ASUS fundraises for SACK

London Fog event running Feb. 7 to 13

20 per cent of London Fog proceeds will go towards SACK.

ASUS is hosting a fundraiser at Common Ground Coffeehouse (CoGro). 20 per cent of proceeds for every London Fog drink sold will go towards the Sexual Assault Centre of Kingston (SACK).

The event will be taking place from Feb. 7 to Feb. 13.

According to Elisabeth McHarg, ASUS community outreach deputy of fundraising and sponsorship, the faculty society runs a fundraiser annually at CoGro for a local organization.

“Anyone is able to reach out to SACK and talk to them in a fully confidential and non-judgmental way. If you are a survivor or know a survivor, SACK is a resource to discuss these topics,” McHarg said in an interview with The Journal.

“Their mission is to build a community free of sexual violence, and I know Queen’s has that stigma around it and is historically not great for addressing issues of sexual violence, so SACK is a great resource for students to learn and be aware of the services they offer.”

McHarg said brochures and posters at CoGro detail SACK’s services and role in the community.

“I know a lot of people that normally wouldn’t go out of their way to purchase a London Fog but have tried it for the first time to support this fundraiser which is super exciting,” Emily Armstrong, ASUS community outreach commissioner, said in an interview with The Journal.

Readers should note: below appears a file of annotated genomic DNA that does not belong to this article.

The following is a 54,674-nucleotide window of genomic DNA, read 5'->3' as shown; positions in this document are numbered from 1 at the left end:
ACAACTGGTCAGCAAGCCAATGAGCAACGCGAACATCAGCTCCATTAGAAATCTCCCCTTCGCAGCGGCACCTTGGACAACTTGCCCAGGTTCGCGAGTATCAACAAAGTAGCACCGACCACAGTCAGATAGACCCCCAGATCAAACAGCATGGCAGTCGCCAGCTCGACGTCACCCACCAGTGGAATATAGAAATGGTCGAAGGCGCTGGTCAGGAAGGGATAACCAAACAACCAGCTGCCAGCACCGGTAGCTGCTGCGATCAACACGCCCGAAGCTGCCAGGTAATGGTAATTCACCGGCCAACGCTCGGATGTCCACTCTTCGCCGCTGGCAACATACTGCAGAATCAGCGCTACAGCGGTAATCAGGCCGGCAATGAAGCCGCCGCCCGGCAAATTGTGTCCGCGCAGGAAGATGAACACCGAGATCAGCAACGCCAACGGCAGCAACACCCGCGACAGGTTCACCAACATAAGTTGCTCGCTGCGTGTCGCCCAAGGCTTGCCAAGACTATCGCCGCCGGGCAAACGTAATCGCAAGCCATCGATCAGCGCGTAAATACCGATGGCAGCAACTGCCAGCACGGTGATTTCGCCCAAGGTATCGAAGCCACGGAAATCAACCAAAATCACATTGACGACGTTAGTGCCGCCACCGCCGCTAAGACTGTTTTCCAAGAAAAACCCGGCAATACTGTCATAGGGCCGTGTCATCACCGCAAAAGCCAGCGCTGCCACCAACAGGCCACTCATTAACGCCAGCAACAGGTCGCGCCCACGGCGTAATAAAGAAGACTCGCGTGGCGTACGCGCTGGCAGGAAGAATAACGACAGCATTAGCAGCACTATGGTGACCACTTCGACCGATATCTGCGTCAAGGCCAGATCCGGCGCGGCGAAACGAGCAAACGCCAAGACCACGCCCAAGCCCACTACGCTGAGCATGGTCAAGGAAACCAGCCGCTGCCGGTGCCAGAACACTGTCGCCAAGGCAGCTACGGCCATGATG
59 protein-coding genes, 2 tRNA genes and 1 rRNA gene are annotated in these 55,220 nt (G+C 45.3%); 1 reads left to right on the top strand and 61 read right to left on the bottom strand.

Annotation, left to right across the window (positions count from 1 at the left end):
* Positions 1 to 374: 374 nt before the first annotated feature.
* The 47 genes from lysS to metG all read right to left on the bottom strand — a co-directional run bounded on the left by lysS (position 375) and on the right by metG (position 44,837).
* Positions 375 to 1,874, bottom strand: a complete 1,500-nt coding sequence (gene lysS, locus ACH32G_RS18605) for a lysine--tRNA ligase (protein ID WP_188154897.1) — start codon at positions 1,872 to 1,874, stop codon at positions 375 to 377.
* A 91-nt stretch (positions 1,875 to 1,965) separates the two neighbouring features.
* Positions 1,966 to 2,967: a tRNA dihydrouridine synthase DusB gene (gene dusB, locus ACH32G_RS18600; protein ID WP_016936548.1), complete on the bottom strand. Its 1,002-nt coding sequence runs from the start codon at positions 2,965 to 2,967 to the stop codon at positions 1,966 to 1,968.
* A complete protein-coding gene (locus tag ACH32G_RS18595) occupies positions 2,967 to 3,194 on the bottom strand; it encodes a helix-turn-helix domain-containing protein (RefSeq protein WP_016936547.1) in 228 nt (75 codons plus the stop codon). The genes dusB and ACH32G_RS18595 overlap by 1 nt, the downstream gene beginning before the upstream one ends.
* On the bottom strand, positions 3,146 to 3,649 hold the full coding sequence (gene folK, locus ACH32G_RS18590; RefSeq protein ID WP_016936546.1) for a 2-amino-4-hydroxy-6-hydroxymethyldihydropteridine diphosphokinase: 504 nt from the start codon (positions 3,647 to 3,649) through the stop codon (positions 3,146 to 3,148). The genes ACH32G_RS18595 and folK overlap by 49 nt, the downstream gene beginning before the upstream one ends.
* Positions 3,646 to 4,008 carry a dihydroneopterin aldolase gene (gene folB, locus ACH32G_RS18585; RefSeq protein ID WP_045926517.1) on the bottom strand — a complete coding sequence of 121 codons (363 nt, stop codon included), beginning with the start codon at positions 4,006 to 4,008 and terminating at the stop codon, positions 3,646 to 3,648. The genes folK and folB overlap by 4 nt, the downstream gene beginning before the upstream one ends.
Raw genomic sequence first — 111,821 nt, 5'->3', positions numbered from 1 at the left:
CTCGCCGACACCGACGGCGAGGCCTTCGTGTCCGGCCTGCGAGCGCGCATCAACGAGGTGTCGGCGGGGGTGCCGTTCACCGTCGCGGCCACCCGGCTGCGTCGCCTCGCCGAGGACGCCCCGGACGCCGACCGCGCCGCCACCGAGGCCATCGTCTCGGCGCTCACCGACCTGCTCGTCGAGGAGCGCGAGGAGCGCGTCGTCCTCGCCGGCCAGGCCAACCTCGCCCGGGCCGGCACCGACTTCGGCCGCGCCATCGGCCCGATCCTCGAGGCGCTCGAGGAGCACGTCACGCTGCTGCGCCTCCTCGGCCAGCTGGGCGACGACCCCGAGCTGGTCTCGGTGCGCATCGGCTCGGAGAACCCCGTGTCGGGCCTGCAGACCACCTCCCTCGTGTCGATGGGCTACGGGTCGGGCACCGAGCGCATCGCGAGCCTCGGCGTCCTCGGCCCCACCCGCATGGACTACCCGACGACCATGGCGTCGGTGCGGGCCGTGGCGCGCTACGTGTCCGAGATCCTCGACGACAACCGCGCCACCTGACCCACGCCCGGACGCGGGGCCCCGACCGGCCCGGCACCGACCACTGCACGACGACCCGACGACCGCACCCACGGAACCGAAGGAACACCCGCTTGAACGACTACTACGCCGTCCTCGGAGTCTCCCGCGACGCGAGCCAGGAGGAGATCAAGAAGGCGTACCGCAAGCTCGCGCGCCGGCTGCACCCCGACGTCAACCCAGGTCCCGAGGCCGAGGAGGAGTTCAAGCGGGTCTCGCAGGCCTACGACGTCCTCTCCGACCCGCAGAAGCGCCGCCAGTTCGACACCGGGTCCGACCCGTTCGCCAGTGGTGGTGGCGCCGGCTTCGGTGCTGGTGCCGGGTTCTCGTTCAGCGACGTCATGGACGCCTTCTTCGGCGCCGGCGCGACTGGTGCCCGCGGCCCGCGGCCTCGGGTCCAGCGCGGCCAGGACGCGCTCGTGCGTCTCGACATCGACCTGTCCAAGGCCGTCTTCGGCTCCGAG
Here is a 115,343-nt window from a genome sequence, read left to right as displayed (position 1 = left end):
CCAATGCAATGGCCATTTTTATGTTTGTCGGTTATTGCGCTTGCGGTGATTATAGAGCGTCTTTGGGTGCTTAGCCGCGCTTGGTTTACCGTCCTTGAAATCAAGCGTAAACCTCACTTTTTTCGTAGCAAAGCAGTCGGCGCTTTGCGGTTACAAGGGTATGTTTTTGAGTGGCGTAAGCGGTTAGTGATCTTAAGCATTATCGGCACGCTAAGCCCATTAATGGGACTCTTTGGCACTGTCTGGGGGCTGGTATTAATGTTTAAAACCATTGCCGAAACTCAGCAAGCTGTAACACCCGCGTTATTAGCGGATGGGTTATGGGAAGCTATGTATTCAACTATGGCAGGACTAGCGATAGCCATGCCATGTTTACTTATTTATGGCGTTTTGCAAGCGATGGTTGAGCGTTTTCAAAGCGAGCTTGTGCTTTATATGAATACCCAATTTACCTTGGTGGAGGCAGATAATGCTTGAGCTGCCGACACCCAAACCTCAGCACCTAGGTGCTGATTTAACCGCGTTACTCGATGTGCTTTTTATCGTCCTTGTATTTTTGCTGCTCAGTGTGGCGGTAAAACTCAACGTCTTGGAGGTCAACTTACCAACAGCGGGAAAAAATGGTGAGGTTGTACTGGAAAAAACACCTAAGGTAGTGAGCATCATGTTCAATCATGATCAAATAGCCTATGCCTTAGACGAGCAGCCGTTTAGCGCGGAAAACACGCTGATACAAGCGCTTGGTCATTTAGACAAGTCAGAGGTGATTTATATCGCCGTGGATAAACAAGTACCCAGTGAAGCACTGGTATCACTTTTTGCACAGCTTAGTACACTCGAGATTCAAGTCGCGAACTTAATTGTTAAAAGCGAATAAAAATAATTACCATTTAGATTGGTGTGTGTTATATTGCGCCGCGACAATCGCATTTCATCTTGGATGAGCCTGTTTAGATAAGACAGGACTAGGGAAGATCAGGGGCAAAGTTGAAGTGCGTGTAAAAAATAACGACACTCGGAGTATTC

“Part of the reason [ASUS] wanted to support SACK this year was because all elected members of ASUS wanted to focus on the field of sexual violence and rectifying the past mistakes of Queen’s by looking at how the university […] goes about reporting and supporting survivors of sexual assault.”

Kim Graham, SACK director of program development, said proceeds will go straight to client services, subsidies for childcare, transportation, group materials, client books, webcams for virtual counseling, phone cards, and more.

“As a Queen's grad, I think it is always important that we continue our relationship with the Campus [sic] and ASUS. A large chunk of our volunteers are Queen's students, and also, we know that unfortunately a lot of our clients are Queen's students and alumni as well,” Graham said in an email sent to The Journal.

“It is important to continue to have a presence on campus so that we can ensure students know of our services, but also so that we can remind folks that unfortunately sexual violence happens, and it is okay to talk about it and to reach out for help.”

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